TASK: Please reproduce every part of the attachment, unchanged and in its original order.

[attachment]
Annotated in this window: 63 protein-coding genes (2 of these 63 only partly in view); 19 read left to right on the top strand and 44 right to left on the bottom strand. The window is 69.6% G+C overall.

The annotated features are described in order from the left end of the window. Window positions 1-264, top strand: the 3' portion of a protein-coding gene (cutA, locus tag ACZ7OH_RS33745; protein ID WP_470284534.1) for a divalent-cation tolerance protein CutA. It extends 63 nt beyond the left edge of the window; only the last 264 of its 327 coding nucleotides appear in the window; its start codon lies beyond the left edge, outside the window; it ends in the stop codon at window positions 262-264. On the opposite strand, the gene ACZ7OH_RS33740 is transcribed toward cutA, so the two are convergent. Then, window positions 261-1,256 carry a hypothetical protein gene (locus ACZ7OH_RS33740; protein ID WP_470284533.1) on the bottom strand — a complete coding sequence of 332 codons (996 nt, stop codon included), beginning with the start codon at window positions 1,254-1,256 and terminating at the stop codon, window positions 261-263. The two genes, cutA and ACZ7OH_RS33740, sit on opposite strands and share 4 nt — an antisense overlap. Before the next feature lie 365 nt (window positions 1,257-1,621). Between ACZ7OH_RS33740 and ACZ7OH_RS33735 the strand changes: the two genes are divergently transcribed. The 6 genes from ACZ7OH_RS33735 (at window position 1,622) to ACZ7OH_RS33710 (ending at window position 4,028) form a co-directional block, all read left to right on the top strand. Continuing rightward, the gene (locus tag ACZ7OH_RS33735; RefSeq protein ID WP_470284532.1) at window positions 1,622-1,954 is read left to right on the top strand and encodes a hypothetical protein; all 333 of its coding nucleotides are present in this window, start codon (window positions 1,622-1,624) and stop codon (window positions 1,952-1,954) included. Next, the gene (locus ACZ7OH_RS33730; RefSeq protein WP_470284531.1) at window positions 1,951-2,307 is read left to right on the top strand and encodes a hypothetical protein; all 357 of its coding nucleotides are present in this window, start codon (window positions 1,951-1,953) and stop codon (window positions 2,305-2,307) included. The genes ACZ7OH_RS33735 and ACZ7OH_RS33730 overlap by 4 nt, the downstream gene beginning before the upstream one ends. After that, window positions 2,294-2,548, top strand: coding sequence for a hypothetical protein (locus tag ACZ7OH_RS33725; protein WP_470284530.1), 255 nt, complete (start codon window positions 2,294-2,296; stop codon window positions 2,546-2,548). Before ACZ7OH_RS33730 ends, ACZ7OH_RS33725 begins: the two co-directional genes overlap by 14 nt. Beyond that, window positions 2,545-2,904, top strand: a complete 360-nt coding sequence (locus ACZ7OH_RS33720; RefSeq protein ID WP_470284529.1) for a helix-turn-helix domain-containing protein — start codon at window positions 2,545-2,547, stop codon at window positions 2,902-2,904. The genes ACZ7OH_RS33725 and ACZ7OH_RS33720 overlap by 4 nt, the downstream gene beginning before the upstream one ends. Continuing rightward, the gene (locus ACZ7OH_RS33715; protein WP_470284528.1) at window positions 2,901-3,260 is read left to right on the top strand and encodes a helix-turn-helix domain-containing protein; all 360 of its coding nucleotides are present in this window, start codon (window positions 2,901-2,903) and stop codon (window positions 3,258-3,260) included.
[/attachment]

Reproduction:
Annotated in this window: 63 protein-coding genes (2 of these 63 only partly in view); 19 read left to right on the top strand and 44 right to left on the bottom strand. The window is 69.6% G+C overall.

The annotated features are described in order from the left end of the window. Window positions 1-264, top strand: the 3' portion of a protein-coding gene (cutA, locus tag ACZ7OH_RS33745; protein ID WP_470284534.1) for a divalent-cation tolerance protein CutA. It extends 63 nt beyond the left edge of the window; only the last 264 of its 327 coding nucleotides appear in the window; its start codon lies beyond the left edge, outside the window; it ends in the stop codon at window positions 262-264. On the opposite strand, the gene ACZ7OH_RS33740 is transcribed toward cutA, so the two are convergent. Then, window positions 261-1,256 carry a hypothetical protein gene (locus ACZ7OH_RS33740; protein ID WP_470284533.1) on the bottom strand — a complete coding sequence of 332 codons (996 nt, stop codon included), beginning with the start codon at window positions 1,254-1,256 and terminating at the stop codon, window positions 261-263. The two genes, cutA and ACZ7OH_RS33740, sit on opposite strands and share 4 nt — an antisense overlap. Before the next feature lie 365 nt (window positions 1,257-1,621). Between ACZ7OH_RS33740 and ACZ7OH_RS33735 the strand changes: the two genes are divergently transcribed. The 6 genes from ACZ7OH_RS33735 (at window position 1,622) to ACZ7OH_RS33710 (ending at window position 4,028) form a co-directional block, all read left to right on the top strand. Continuing rightward, the gene (locus tag ACZ7OH_RS33735; RefSeq protein ID WP_470284532.1) at window positions 1,622-1,954 is read left to right on the top strand and encodes a hypothetical protein; all 333 of its coding nucleotides are present in this window, start codon (window positions 1,622-1,624) and stop codon (window positions 1,952-1,954) included. Next, the gene (locus ACZ7OH_RS33730; RefSeq protein WP_470284531.1) at window positions 1,951-2,307 is read left to right on the top strand and encodes a hypothetical protein; all 357 of its coding nucleotides are present in this window, start codon (window positions 1,951-1,953) and stop codon (window positions 2,305-2,307) included. The genes ACZ7OH_RS33735 and ACZ7OH_RS33730 overlap by 4 nt, the downstream gene beginning before the upstream one ends. After that, window positions 2,294-2,548, top strand: coding sequence for a hypothetical protein (locus tag ACZ7OH_RS33725; protein WP_470284530.1), 255 nt, complete (start codon window positions 2,294-2,296; stop codon window positions 2,546-2,548). Before ACZ7OH_RS33730 ends, ACZ7OH_RS33725 begins: the two co-directional genes overlap by 14 nt. Beyond that, window positions 2,545-2,904, top strand: a complete 360-nt coding sequence (locus ACZ7OH_RS33720; RefSeq protein ID WP_470284529.1) for a helix-turn-helix domain-containing protein — start codon at window positions 2,545-2,547, stop codon at window positions 2,902-2,904. The genes ACZ7OH_RS33725 and ACZ7OH_RS33720 overlap by 4 nt, the downstream gene beginning before the upstream one ends. Continuing rightward, the gene (locus ACZ7OH_RS33715; protein WP_470284528.1) at window positions 2,901-3,260 is read left to right on the top strand and encodes a helix-turn-helix domain-containing protein; all 360 of its coding nucleotides are present in this window, start codon (window positions 2,901-2,903) and stop codon (window positions 3,258-3,260) included.